Prior to Procedure
You may need to take antibiotics to prevent infection and laxatives to clean out your bowels.
The night before, you may be asked not to eat anything and to only drink clear liquids. Do not eat or drink anything after midnight or on the morning of the procedure. This includes avoiding clear liquids, coffee, tea, and water.
Talk to your doctor about your medications. You may be asked to stop taking some medications up to one week before the procedure.
Description of Procedure
An incision will be made in the abdomen to expose the bladder. In a radical cystectomy, all blood vessels to the bladder will be cut. The bladder will then be removed along with nearby lymph nodes, part of the urethra, and nearby organs that may contain cancer cells. In men, the prostate and glands that help produce semen will also be removed. In women, the uterus, ovaries, and, sometimes, part of the vagina will be removed.
The doctor will also need to create a new way for urine to be passed out of the body. A new bladder may be built using pieces of intestine or an external bag may be attached to the abdomen.
In a partial cystectomy, only part of the bladder will be removed.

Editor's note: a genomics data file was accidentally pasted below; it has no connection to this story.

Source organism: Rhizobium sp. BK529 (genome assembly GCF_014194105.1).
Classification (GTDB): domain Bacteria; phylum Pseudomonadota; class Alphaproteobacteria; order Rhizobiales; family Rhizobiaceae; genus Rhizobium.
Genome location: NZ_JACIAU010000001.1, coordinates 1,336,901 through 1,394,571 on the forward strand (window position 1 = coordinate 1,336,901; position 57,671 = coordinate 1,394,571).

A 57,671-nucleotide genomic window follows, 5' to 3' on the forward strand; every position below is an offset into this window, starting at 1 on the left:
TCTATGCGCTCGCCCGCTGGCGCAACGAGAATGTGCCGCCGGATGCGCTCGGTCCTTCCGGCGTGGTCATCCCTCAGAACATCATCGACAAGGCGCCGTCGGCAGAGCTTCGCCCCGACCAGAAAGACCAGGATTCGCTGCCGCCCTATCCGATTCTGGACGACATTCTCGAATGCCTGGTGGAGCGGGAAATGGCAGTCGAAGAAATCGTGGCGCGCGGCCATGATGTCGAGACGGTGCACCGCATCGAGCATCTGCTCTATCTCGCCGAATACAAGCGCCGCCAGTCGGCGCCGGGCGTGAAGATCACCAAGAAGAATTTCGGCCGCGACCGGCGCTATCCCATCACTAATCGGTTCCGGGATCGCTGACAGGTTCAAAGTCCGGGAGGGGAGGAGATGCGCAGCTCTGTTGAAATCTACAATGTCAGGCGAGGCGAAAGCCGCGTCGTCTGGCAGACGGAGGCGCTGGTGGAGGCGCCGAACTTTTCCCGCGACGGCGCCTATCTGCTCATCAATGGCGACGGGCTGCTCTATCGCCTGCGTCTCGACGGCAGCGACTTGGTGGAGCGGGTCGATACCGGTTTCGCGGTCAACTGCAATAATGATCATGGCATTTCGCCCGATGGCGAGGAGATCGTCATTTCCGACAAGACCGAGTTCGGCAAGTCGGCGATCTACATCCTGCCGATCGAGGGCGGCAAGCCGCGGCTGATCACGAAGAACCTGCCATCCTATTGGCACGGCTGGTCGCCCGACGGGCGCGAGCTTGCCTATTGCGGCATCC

Either procedure can be done by laparoscopic or robotic-assisted laparoscopic techniques using a number of smaller incisions and a camera.
Kidneys, Ureters, and Bladder
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At the Hospital
- A stay in the intensive care unit may be needed.
- Be encouraged to walk with assistance soon after surgery
- During surgery, a tube will be placed from the nose to the stomach. It will stay there for several days. Because you cannot eat with the tube in place, you will receive IV fluids.
- If a urine bag was attached during the surgery, you will be taught how to dispose of urine.
During your stay, the hospital staff will take steps to reduce your chance of infection, such as:
- Washing their hands
- Wearing gloves or masks
- Keeping your incisions covered
There are also steps you can take to reduce your chance of infection, such as:
- Washing your hands often and reminding your healthcare providers to do the same
- Reminding your healthcare providers to wear gloves or masks
- Not allowing others to touch your incision
You may have to restrict some of your activities while you recover. This may take 4-6 weeks. Home care may include:
- Caring for your surgical wound and monitoring for signs of infection
- Exercises to strengthen your pelvic floor
- Physical therapy or rehabilitation